Aniston opts for serious role in ‘drab’ film ‘Cake’

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Aniston opts for serious role in ‘drab’ film ‘Cake’

Ah, to de-glam. It’s one of the surest shortcuts to newfound artistic appreciation: a bedraggled deviation into dowdy drama by a beautiful star. Acclaim by way of sweatpants.

“Cake,’’ in which Jennifer Aniston plays a bitterly grieving, caustically acerbic and chronically pained Los Angeles woman, belongs to a contrived kind of low-budget movie - drab and depressed, but predictably poignant - just as artificial as any blockbuster convention.

As Claire Simmons, Aniston has facial scars, stringy hair and a slightly frumpier frame. But this is also a very recognizable Aniston, whose deserved appeal has always depended on marrying her pert all-American girl-next-door with a glib sarcasm. In “Cake,’’ she has turned up her cynicism nob as far as it will go.

She lives largely holed up in her handsomely designed suburban LA home, popping pills, struggling with sleeplessness and haunted by appearances of a friend (Anna Kendrick) from her self-help group who committed suicide by leaping from a highway overpass. “Way to go, Nina!’’ Claire announces to the group, prompting its leader (Felicity Huffman) to show her the door.

Claire’s Mexican housekeeper Silvana (an exceptional Adriana Barraza) cooks food she won’t eat and shuttles her around town, usually in the pursuit of more pills. Claire lies reclined in the passenger seat, laid flat by back pain from the vaguely referenced car crash that left her scarred. Whatever the particulars, the accident’s trauma is eventually clear enough: Claire lost her son in it.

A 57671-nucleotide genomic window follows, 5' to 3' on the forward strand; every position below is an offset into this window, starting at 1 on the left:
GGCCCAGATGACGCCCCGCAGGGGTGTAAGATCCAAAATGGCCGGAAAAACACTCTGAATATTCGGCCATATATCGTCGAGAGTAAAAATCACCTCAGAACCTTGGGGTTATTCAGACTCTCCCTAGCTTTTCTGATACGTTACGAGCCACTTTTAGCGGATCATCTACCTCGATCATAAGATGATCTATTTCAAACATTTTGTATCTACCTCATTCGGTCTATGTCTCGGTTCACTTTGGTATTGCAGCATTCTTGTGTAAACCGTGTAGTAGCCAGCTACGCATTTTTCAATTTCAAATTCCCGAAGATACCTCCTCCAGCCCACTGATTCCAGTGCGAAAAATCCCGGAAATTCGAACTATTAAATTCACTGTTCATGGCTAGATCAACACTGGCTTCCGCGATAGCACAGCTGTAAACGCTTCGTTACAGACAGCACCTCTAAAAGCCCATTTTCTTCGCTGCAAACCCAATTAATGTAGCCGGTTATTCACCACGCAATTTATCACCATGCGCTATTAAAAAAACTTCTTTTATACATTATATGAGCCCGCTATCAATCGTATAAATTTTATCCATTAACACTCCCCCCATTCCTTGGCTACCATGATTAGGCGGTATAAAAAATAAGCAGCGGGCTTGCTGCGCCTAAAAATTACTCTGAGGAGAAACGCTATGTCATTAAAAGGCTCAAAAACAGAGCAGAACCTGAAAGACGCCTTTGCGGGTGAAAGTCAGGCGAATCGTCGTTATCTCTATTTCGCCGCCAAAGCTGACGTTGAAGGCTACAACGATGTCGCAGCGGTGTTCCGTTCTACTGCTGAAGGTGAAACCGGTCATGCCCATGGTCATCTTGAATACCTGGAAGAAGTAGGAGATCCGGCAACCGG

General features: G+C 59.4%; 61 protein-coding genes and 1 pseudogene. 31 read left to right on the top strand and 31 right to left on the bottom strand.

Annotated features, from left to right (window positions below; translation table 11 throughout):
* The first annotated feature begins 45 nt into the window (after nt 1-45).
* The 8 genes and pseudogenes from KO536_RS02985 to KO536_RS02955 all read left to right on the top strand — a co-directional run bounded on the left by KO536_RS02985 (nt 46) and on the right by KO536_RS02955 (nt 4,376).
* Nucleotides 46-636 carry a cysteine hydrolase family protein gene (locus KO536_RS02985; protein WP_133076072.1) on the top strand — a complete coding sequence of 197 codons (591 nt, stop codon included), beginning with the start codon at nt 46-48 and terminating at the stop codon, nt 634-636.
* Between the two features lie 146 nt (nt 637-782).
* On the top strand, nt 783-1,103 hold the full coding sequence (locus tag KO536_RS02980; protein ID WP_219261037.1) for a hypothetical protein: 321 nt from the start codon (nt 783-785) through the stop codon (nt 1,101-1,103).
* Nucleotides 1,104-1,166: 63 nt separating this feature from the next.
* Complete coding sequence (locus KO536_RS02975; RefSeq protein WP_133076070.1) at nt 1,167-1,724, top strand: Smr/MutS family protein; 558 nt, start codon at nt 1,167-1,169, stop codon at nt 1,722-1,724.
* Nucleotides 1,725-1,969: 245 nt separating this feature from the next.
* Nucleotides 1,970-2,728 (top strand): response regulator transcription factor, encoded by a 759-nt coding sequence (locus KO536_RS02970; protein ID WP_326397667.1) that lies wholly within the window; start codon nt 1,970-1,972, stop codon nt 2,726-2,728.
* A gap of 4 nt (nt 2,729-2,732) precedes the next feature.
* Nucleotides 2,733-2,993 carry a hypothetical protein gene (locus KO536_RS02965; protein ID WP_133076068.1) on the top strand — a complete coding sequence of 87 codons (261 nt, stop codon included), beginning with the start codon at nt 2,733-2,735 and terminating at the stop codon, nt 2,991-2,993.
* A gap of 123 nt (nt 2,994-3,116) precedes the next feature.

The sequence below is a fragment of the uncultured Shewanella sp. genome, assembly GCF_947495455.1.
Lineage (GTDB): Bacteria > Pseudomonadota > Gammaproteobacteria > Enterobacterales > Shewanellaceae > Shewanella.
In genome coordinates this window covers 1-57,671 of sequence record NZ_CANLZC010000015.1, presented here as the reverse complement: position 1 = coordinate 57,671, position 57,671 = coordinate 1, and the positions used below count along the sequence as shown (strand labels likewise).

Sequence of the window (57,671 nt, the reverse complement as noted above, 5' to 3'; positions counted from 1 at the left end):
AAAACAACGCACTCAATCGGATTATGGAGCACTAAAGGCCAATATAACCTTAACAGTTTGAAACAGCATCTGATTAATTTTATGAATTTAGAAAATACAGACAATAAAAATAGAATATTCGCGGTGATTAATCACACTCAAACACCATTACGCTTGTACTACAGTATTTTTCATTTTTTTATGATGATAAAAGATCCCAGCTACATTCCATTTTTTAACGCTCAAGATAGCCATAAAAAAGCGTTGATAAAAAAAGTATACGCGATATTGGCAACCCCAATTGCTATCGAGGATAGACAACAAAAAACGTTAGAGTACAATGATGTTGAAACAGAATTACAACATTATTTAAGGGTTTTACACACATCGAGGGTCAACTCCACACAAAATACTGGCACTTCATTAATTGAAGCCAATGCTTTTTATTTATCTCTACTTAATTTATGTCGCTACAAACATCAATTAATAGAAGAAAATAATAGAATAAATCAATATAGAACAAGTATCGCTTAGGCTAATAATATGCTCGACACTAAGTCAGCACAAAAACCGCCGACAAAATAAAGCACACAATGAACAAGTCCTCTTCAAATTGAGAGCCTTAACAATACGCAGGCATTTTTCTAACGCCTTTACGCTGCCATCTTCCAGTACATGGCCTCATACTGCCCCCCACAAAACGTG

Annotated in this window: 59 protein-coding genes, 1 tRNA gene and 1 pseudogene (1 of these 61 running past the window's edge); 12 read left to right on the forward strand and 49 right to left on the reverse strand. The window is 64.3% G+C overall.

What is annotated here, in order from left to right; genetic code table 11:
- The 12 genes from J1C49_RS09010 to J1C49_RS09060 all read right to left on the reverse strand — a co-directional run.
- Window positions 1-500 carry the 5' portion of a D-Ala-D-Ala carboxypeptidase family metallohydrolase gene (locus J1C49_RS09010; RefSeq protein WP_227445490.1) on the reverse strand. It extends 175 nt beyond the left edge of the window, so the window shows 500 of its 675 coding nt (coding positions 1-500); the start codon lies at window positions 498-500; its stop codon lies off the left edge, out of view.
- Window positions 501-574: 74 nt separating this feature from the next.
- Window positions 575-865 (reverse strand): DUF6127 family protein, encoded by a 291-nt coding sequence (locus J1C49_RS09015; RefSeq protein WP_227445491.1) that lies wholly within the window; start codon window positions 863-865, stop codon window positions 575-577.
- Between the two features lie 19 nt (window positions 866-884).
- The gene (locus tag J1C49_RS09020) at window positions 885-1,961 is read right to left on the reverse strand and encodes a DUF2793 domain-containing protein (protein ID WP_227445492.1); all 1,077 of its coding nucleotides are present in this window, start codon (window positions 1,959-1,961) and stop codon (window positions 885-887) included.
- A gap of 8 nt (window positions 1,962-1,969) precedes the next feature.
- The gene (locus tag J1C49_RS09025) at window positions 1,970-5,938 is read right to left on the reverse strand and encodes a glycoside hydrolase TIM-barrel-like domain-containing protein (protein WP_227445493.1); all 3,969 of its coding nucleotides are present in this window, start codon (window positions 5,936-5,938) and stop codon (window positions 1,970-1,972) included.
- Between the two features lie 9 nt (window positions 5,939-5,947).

She crankily putters around, lashing out at most, lonely from the absence of her husband (Chris Messina), who, like everyone else, is tired of her hostile moping. All but Silvana have deserted her.

The audience is tested, too. “Cake,’’ directed by Daniel Barnz from a screenplay by Patrick Tobin, is in many ways less about Claire’s threshold for pain than our tolerance for hers. In one telling scene with her fed-up physical therapist (Mamie Gummer), Claire confronts her, insisting that her pain isn’t an act, it’s real. The therapist responds with a question: Do you want to get better, really?

The film very slowly builds to the always-expected catharsis. But by never fleshing out Claire’s life, “Cake’’ never expands beyond a wallowing in pain, which starts to feel more and more like a concept rather than a deep emotion.

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